3. Alternately, and preferably, the compounded MPU system is hot pressed between the coversheet and backing polyesters to bring it to the precise gage required in the flexo process.

4. This sandwich structure is then crosslinked in a press typically used for rubber crosslinking making sure that the PET sheets are not warped during the crosslink step. A post-crosslink may also be necessary. Table 4 (FIG. 4) summarizes the process conditions used during the crosslink and post-crosslink steps. Obviously several plates could be crosslinked together for workflow reasons.

5. The crosslinked MPU plate is now ready for laser engraving after removing and discarding the top PET coversheet.

6. After the engraving step a simple water or detergent wash is all that is required to remove the residual debris.

7. The plate is now ready for the press.

For test purposes the compounds listed in Table 3 (FIG. 3) were also hot-pressed and crosslinked in a typical commercially available rubber crosslinking press at elevated temperatures and pressures (160° C., 60 PSI). The plaques were mounted on the mandrel of the Yttrium based fiber laser. Table 5 (FIG. 5) summarizes the laser conditions used during the engraving tests and also the results of the engraving test carried out on the sample set from Table 3 (FIG. 3). Only a detergent and water wash rinse steps were required to clean the debris.

Additives

Most of the MPUs need to be further modified or compounded to be functional as a laser engraving system. The choice of additives will be dependent on the proposed effect. Additives can be classified under the following categories.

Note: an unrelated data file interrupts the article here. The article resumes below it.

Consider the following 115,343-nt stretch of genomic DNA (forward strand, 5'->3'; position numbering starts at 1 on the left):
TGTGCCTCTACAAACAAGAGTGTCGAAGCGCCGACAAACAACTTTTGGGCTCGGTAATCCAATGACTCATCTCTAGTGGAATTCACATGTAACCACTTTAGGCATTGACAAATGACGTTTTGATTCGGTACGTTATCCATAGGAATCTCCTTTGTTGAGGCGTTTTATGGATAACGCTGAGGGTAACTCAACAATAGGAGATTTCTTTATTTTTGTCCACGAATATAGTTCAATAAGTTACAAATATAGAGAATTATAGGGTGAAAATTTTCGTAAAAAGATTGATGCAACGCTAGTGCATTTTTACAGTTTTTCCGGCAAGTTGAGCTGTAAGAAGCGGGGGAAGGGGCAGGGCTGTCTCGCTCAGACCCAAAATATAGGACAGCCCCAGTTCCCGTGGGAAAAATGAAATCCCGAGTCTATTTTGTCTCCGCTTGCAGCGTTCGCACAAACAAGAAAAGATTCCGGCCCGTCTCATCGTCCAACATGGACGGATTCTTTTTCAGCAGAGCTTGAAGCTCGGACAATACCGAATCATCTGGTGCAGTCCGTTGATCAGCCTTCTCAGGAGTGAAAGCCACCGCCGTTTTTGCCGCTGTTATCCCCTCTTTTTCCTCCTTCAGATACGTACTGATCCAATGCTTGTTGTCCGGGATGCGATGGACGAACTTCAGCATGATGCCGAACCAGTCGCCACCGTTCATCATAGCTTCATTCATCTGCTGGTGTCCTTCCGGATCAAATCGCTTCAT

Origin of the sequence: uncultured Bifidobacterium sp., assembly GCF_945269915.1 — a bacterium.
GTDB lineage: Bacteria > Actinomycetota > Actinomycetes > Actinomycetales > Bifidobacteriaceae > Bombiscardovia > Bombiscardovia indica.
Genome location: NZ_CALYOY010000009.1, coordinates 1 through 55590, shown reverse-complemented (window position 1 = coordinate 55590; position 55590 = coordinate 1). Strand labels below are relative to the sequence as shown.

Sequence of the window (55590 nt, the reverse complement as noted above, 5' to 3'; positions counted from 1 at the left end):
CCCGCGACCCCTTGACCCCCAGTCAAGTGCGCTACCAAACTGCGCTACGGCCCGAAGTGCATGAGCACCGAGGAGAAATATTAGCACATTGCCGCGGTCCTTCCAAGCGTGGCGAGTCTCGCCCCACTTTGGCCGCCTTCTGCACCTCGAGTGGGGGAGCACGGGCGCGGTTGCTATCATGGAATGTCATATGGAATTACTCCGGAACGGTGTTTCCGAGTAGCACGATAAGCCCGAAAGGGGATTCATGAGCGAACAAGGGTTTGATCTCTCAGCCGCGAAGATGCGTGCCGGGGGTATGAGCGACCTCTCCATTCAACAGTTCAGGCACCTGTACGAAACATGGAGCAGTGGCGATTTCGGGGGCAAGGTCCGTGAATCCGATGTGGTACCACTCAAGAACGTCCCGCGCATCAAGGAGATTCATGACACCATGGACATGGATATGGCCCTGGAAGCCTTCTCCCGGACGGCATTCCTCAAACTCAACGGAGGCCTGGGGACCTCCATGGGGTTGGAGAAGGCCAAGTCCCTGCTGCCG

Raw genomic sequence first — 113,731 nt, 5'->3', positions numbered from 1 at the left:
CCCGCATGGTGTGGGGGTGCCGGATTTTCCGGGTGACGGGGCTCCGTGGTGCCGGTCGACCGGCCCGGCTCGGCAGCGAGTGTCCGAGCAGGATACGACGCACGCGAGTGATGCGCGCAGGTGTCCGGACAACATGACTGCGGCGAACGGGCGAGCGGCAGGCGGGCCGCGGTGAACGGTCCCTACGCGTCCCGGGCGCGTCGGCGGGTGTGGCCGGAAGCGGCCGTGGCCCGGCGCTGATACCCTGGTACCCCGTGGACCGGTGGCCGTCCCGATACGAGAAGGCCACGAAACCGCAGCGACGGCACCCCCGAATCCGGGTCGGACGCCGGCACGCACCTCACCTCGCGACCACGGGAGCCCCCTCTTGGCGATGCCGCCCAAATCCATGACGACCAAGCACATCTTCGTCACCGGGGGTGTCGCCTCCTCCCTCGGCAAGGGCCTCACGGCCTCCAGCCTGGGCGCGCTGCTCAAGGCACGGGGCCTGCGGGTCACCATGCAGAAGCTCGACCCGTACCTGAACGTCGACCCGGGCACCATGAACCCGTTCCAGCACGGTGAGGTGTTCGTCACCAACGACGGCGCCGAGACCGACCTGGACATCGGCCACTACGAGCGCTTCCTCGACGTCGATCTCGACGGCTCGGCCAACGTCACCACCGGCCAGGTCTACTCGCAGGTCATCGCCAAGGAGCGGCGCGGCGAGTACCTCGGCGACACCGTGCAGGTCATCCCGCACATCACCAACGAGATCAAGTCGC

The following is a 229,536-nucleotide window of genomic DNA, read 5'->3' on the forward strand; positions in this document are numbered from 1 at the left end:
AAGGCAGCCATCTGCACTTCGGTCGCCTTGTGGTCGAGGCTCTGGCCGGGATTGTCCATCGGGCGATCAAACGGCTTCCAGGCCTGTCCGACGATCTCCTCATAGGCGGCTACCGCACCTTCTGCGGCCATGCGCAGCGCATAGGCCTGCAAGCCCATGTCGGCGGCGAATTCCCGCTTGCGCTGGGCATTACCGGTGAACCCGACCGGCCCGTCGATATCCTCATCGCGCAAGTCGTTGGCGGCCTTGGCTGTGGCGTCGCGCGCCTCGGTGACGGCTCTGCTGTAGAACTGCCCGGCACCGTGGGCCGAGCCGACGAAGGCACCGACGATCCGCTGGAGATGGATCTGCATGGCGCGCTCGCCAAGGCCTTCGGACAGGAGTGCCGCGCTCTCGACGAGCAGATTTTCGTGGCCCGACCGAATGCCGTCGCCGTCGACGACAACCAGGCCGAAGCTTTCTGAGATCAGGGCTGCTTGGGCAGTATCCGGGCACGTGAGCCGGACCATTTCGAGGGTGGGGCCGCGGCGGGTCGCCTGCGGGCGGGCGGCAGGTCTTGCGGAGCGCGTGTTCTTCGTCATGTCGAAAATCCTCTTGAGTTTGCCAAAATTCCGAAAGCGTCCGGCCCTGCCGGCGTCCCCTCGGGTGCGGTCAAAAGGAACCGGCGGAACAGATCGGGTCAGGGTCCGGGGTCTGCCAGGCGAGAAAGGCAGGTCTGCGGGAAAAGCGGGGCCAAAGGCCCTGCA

Additives to Increase Laser Sensitivity

Additives to increase laser sensitivity increase the absorptivity of the polymer at the lasing wavelengths. There are two areas that can be used as a resource for laser additives: Laser Marking and Solar Absorbing Glass used in automotive and greenhouse applications. Both of these use a strong IR absorber additive, which acts to convert IR photons to heat. Since many of these additives are nanomaterials, uniformly and molecularly dispersing these in the binder of choice presents a challenge. Laser masterbatches are available for ease of incorporation in the binder system. There are additives that are selective for both lasers lasing in the far IR range (e.g. CO2 10,600 NM) and those lasing in the near IR range for (830-1100 NM). These additives are available from a number of sources depending on the IR regime, such as Engelhard, Sumitomo Metal Mining and Clariant, among others.

The mica additives are well known for this function. The most common additive used in laser engraving applications is carbon black pigment, which also acts as a reinforcing filler.

Additives for Heat Dissipation